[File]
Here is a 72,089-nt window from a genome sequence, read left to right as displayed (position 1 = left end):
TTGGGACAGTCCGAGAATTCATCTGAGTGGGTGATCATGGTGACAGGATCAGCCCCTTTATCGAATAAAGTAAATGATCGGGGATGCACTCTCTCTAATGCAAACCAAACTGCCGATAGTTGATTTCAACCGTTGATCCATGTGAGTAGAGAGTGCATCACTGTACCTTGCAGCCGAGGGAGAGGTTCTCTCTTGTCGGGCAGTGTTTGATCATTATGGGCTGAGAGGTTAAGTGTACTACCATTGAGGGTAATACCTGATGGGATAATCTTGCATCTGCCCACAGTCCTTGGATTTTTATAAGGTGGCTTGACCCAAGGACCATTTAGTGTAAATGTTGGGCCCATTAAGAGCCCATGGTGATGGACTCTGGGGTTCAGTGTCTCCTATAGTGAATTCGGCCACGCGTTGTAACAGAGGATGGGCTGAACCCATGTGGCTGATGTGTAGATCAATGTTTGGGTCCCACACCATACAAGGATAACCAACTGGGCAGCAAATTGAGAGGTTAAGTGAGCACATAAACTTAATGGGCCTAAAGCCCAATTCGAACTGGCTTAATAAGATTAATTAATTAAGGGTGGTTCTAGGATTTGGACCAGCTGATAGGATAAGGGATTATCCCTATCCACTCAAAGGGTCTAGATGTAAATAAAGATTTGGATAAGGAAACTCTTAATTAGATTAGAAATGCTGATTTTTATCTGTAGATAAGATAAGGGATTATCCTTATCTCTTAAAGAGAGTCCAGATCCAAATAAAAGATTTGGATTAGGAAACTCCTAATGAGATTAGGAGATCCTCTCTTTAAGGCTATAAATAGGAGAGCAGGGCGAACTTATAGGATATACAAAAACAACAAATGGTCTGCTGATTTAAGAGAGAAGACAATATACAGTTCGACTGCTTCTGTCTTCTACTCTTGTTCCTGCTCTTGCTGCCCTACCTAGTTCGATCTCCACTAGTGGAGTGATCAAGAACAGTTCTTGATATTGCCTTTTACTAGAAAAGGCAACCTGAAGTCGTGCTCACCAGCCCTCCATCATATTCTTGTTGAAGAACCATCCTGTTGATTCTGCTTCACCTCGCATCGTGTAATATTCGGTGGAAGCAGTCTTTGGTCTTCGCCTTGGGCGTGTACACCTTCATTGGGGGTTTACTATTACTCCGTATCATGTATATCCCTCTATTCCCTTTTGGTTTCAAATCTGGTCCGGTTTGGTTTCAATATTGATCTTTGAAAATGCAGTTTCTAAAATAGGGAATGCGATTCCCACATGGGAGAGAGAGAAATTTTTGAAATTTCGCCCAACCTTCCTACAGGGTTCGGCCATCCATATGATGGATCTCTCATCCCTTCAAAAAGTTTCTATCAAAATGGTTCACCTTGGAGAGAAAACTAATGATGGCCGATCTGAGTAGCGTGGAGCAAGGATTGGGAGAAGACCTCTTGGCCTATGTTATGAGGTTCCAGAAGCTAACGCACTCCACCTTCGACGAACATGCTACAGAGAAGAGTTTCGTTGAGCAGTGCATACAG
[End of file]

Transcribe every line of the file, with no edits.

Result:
Here is a 72,089-nt window from a genome sequence, read left to right as displayed (position 1 = left end):
TTGGGACAGTCCGAGAATTCATCTGAGTGGGTGATCATGGTGACAGGATCAGCCCCTTTATCGAATAAAGTAAATGATCGGGGATGCACTCTCTCTAATGCAAACCAAACTGCCGATAGTTGATTTCAACCGTTGATCCATGTGAGTAGAGAGTGCATCACTGTACCTTGCAGCCGAGGGAGAGGTTCTCTCTTGTCGGGCAGTGTTTGATCATTATGGGCTGAGAGGTTAAGTGTACTACCATTGAGGGTAATACCTGATGGGATAATCTTGCATCTGCCCACAGTCCTTGGATTTTTATAAGGTGGCTTGACCCAAGGACCATTTAGTGTAAATGTTGGGCCCATTAAGAGCCCATGGTGATGGACTCTGGGGTTCAGTGTCTCCTATAGTGAATTCGGCCACGCGTTGTAACAGAGGATGGGCTGAACCCATGTGGCTGATGTGTAGATCAATGTTTGGGTCCCACACCATACAAGGATAACCAACTGGGCAGCAAATTGAGAGGTTAAGTGAGCACATAAACTTAATGGGCCTAAAGCCCAATTCGAACTGGCTTAATAAGATTAATTAATTAAGGGTGGTTCTAGGATTTGGACCAGCTGATAGGATAAGGGATTATCCCTATCCACTCAAAGGGTCTAGATGTAAATAAAGATTTGGATAAGGAAACTCTTAATTAGATTAGAAATGCTGATTTTTATCTGTAGATAAGATAAGGGATTATCCTTATCTCTTAAAGAGAGTCCAGATCCAAATAAAAGATTTGGATTAGGAAACTCCTAATGAGATTAGGAGATCCTCTCTTTAAGGCTATAAATAGGAGAGCAGGGCGAACTTATAGGATATACAAAAACAACAAATGGTCTGCTGATTTAAGAGAGAAGACAATATACAGTTCGACTGCTTCTGTCTTCTACTCTTGTTCCTGCTCTTGCTGCCCTACCTAGTTCGATCTCCACTAGTGGAGTGATCAAGAACAGTTCTTGATATTGCCTTTTACTAGAAAAGGCAACCTGAAGTCGTGCTCACCAGCCCTCCATCATATTCTTGTTGAAGAACCATCCTGTTGATTCTGCTTCACCTCGCATCGTGTAATATTCGGTGGAAGCAGTCTTTGGTCTTCGCCTTGGGCGTGTACACCTTCATTGGGGGTTTACTATTACTCCGTATCATGTATATCCCTCTATTCCCTTTTGGTTTCAAATCTGGTCCGGTTTGGTTTCAATATTGATCTTTGAAAATGCAGTTTCTAAAATAGGGAATGCGATTCCCACATGGGAGAGAGAGAAATTTTTGAAATTTCGCCCAACCTTCCTACAGGGTTCGGCCATCCATATGATGGATCTCTCATCCCTTCAAAAAGTTTCTATCAAAATGGTTCACCTTGGAGAGAAAACTAATGATGGCCGATCTGAGTAGCGTGGAGCAAGGATTGGGAGAAGACCTCTTGGCCTATGTTATGAGGTTCCAGAAGCTAACGCACTCCACCTTCGACGAACATGCTACAGAGAAGAGTTTCGTTGAGCAGTGCATACAG